It was easy to engage in “hygiene theater,” cleaning everything we would get our hands on, despite little evidence that surface contact was a primary means of transmission. Everyone knows friends who still insist on using tiny hand sanitizer bottles like weapons, and those who insist on leaving their Amazon boxes to linger in empty hallways. What was the alternative? COVID alarmism wasn’t so much about the virus as it was about providing a sense of security where none could be found. No matter how many precautions you took, living a life where COVID was real meant contending with risk and facing it every day when you walked right out of the door. There was no way to be certain, and understandably this lack of certainty provoked fears and insecurities that, in many of us, would have otherwise remained dormant. And, as usual, performative and demonstrative acts—if not necessarily for others then for ourselves—were one way of dealing with it, although perhaps not the best way.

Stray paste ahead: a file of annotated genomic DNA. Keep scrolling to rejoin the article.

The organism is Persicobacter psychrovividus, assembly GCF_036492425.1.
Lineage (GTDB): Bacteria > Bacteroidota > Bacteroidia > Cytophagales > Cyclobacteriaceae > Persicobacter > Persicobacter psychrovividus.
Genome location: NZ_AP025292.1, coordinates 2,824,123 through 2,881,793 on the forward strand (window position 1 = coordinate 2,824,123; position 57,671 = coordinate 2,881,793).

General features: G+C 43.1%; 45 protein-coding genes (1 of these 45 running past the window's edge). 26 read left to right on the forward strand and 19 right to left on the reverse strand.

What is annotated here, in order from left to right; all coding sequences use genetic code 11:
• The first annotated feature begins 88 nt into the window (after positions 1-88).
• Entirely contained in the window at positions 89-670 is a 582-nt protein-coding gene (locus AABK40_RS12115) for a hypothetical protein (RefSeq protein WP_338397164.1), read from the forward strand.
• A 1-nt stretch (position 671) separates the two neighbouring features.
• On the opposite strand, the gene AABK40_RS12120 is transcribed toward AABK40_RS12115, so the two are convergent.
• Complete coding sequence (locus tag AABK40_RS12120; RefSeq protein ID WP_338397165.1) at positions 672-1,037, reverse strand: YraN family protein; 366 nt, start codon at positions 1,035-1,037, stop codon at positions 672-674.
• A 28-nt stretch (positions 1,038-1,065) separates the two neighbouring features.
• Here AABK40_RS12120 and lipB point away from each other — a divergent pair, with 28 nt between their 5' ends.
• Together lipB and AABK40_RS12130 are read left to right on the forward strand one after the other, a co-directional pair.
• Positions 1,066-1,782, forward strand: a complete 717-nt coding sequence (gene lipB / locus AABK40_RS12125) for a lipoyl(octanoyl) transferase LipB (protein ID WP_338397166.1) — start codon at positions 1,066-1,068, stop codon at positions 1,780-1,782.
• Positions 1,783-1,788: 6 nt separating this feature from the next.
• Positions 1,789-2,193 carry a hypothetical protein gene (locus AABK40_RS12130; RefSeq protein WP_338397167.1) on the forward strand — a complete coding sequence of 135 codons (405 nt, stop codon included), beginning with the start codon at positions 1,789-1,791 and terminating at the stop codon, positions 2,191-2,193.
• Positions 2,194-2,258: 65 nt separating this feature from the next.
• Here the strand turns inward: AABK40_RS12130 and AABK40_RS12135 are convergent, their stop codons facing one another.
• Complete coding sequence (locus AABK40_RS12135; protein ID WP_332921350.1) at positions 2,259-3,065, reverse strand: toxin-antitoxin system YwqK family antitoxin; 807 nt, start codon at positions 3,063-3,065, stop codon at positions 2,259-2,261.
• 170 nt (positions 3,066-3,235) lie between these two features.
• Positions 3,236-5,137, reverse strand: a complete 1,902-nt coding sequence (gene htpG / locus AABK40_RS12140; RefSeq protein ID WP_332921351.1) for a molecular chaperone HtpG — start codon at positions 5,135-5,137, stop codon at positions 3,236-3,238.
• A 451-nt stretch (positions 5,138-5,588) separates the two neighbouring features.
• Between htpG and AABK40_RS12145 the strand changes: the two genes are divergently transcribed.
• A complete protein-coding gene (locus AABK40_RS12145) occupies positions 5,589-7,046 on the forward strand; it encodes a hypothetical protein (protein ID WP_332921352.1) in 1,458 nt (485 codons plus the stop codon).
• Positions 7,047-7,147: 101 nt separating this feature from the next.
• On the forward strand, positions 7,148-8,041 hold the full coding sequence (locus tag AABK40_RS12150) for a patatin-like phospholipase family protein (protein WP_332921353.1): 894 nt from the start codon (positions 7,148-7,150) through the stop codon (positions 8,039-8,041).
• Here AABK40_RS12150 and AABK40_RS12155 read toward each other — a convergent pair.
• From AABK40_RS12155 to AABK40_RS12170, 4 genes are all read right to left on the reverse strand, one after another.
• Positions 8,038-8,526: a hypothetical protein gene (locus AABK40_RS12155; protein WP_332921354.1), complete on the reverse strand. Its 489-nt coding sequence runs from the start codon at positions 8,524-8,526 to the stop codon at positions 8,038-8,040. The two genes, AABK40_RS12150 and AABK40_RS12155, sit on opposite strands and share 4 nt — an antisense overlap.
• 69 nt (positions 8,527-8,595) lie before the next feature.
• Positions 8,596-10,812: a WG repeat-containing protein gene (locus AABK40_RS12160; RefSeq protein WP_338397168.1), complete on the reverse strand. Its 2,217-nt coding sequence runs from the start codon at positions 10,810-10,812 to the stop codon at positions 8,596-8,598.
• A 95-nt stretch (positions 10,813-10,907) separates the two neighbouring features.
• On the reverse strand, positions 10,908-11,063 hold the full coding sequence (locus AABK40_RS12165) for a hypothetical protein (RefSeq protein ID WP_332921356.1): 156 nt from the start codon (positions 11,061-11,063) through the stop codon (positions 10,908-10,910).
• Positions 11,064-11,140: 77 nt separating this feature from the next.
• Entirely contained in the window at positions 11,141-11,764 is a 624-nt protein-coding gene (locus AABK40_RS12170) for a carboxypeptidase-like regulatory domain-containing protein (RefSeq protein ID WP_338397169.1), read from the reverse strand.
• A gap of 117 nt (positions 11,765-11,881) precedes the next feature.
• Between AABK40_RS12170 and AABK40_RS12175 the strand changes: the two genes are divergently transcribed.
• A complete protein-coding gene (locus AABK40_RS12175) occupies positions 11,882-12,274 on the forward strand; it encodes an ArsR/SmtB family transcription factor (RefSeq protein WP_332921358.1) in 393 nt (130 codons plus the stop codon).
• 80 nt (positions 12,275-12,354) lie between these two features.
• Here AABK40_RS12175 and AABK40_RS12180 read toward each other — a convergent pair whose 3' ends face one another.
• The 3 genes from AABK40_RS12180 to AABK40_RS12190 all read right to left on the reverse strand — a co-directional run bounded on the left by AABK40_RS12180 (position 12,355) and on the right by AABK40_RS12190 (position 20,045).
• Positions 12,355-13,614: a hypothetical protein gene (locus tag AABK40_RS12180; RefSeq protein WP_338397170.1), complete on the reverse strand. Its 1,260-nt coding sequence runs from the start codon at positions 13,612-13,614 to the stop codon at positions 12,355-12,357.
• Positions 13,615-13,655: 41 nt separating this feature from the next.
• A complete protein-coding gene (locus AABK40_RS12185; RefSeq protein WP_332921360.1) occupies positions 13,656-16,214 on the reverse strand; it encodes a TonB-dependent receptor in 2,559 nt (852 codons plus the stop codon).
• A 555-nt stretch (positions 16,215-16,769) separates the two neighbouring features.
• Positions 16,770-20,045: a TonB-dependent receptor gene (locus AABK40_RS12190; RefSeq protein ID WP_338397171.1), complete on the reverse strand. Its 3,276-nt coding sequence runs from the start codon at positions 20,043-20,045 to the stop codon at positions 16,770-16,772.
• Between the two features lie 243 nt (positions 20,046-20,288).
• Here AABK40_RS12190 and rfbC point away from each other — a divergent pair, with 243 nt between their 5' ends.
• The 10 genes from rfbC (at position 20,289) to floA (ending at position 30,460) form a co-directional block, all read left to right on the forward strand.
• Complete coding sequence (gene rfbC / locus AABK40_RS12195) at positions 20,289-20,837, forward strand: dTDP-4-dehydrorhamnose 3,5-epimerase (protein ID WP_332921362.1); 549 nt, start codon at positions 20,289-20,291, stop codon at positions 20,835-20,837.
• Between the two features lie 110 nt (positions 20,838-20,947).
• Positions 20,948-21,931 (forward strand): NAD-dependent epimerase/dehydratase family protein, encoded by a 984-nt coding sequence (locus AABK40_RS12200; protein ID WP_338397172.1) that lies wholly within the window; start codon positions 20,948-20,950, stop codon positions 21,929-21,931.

Americans, almost exclusively on the left, were disgusted not just with Trump but with America, as a country and perhaps even as an idea. This was our time of failure, and it was embarrassing. There were endless tweets and articles about how U.S. passports, seemingly overnight, had become worthless. It was almost as if we took pleasure in being shunned. We recoiled (understandably) at our own silly and sometimes dangerous anti-mask protests in those early months when the coronavirus still seemed novel. We looked to Europe with longing, wishing we could attain the same sense of national purpose that they seemed to have. But this, too, was a convenient fiction. There have been large anti-mask protests across the continent, including even in that model of competent COVID management—Germany, where an estimated 18,000 gathered in Berlin to oppose coronavirus-related restrictions. When it comes to mask wearing, the United States, as Ross Douthat points out in an excellent piece, isn’t particularly bad; it’s just average, and our masking rates far exceed that of Australia, Denmark, Sweden, and even the United Kingdom, where only a minority of residents wear masks.
But if the goal was to demonstrate just how terrible Donald Trump was—and how he quite literally had blood on his hands, then these were inconvenient facts. We had sinned, perhaps by electing Trump in the first place. We deserved it. We were the inverse of the shining city on a hill. As of today, after months of Trumpian mismanagement and callousness, America’s deaths per capita are still (somehow) slightly below that of the U.K., Italy, and Spain. So, yes, we’re not exceptionally good, but we’re not exceptionally bad either. We, as Americans, are that rarest of things. We are merely normal.